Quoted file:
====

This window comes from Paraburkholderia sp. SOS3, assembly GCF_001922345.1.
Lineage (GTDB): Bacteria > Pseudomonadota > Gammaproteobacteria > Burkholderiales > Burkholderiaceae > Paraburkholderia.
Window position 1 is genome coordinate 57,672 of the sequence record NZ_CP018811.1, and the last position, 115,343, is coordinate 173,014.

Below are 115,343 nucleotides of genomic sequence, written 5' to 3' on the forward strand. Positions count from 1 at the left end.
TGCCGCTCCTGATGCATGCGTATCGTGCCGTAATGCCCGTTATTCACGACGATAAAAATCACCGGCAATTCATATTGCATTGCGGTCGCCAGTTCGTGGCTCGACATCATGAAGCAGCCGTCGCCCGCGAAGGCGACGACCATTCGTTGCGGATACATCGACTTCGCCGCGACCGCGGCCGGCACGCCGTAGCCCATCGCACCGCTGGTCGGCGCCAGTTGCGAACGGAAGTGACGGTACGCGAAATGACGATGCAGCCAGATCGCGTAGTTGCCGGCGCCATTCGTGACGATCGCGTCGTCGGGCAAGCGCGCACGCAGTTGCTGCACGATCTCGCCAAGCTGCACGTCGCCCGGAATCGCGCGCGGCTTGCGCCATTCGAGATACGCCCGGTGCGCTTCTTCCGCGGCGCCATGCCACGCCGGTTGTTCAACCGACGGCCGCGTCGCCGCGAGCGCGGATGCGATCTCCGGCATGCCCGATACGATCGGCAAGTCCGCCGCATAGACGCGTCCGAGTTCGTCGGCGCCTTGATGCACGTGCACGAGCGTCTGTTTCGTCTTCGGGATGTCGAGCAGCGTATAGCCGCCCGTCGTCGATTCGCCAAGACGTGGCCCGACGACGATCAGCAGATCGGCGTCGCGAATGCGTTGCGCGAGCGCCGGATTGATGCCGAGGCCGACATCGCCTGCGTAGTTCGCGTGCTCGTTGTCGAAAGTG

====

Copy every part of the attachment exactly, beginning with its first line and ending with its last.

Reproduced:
This window comes from Paraburkholderia sp. SOS3, assembly GCF_001922345.1.
Lineage (GTDB): Bacteria > Pseudomonadota > Gammaproteobacteria > Burkholderiales > Burkholderiaceae > Paraburkholderia.
Window position 1 is genome coordinate 57,672 of the sequence record NZ_CP018811.1, and the last position, 115,343, is coordinate 173,014.

Below are 115,343 nucleotides of genomic sequence, written 5' to 3' on the forward strand. Positions count from 1 at the left end.
TGCCGCTCCTGATGCATGCGTATCGTGCCGTAATGCCCGTTATTCACGACGATAAAAATCACCGGCAATTCATATTGCATTGCGGTCGCCAGTTCGTGGCTCGACATCATGAAGCAGCCGTCGCCCGCGAAGGCGACGACCATTCGTTGCGGATACATCGACTTCGCCGCGACCGCGGCCGGCACGCCGTAGCCCATCGCACCGCTGGTCGGCGCCAGTTGCGAACGGAAGTGACGGTACGCGAAATGACGATGCAGCCAGATCGCGTAGTTGCCGGCGCCATTCGTGACGATCGCGTCGTCGGGCAAGCGCGCACGCAGTTGCTGCACGATCTCGCCAAGCTGCACGTCGCCCGGAATCGCGCGCGGCTTGCGCCATTCGAGATACGCCCGGTGCGCTTCTTCCGCGGCGCCATGCCACGCCGGTTGTTCAACCGACGGCCGCGTCGCCGCGAGCGCGGATGCGATCTCCGGCATGCCCGATACGATCGGCAAGTCCGCCGCATAGACGCGTCCGAGTTCGTCGGCGCCTTGATGCACGTGCACGAGCGTCTGTTTCGTCTTCGGGATGTCGAGCAGCGTATAGCCGCCCGTCGTCGATTCGCCAAGACGTGGCCCGACGACGATCAGCAGATCGGCGTCGCGAATGCGTTGCGCGAGCGCCGGATTGATGCCGAGGCCGACATCGCCTGCGTAGTTCGCGTGCTCGTTGTCGAAAGTG